“Although spritz and sprezzatura are not officially related, it’s this ‘I-woke-up-like-this’ mix of beauty and ease that perhaps best describes the drink.”
Now, the older Campari has a bigger playbook of history and cocktail expression. Of course, there’s the Negroni (equal parts Campari, vermouth and gin), which if it wasn’t famous enough ramped up in April this year thanks to Stanley Tucci mixing one for his spouse over Instagram. There’s also the Boulevardier (Campari, vermouth and rye whisky), and the Americano (Campari, vermouth and soda), which was apparently the very first cocktail mentioned in James Bond novels.
GET THE HISTORY RIGHT
Campari was created in 1860 by Gaspare Campari in Novara, Italy, and initially named Bitter all’Uso d’Holanda. (Imagine ordering that in a noisy bar.) To punt his drink, Gaspare opened a Caffé a few years later. It became so popular that soon a production plant was required, and this came in 1904, located in Sesto San Giovanni near Milan. But Campari took its first real leap when Gaspare’s son, Davide, arrived to head up Campari’s export division. He also opened Milan’s famous Camparino bar.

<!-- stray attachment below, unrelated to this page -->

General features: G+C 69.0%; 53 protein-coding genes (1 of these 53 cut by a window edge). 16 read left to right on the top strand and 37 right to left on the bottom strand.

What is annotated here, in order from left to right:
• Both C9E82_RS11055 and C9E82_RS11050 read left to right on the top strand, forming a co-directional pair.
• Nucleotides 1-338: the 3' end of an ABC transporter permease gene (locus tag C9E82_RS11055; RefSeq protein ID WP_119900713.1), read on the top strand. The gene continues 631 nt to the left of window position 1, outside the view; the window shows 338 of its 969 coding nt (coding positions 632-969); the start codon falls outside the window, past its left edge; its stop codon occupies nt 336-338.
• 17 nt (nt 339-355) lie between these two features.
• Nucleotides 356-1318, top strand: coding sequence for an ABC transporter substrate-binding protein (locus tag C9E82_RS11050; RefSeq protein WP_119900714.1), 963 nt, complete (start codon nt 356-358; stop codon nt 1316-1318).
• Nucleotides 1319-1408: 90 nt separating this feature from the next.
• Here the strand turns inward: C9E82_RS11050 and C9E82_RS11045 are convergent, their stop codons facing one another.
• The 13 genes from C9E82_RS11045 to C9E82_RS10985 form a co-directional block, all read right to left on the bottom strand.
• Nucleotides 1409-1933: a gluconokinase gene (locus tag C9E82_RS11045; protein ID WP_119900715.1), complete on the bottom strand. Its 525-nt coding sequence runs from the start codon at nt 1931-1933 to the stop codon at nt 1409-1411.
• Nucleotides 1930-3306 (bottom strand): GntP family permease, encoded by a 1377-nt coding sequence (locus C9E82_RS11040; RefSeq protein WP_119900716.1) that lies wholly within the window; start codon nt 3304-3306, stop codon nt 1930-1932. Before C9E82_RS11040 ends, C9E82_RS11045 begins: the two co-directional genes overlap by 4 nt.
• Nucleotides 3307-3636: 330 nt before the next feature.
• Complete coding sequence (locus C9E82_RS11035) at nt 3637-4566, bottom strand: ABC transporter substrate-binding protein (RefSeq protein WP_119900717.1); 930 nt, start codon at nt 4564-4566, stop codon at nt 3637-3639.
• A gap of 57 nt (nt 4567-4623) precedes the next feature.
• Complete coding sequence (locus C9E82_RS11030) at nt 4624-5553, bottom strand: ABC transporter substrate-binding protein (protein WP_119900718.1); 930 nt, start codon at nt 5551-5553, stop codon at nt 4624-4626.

Class had long been run of the mill here at the world’s fashion capital. As such, the Camparino was (and still is) a marvel of the Art Nouveau style. There was even a system pumping soda from the cellar; it was the place to be, from inception. But art has always been part of the brand’s identity and many works are now collectors’ items.
The bar is located a few metres from the entrance to the grand Duomo cathedral, which on Easter Sunday in pandemic lockdown hosted Andrea Bocelli via a YouTube live broadcast, the largest classical concert in the world – and zero audience!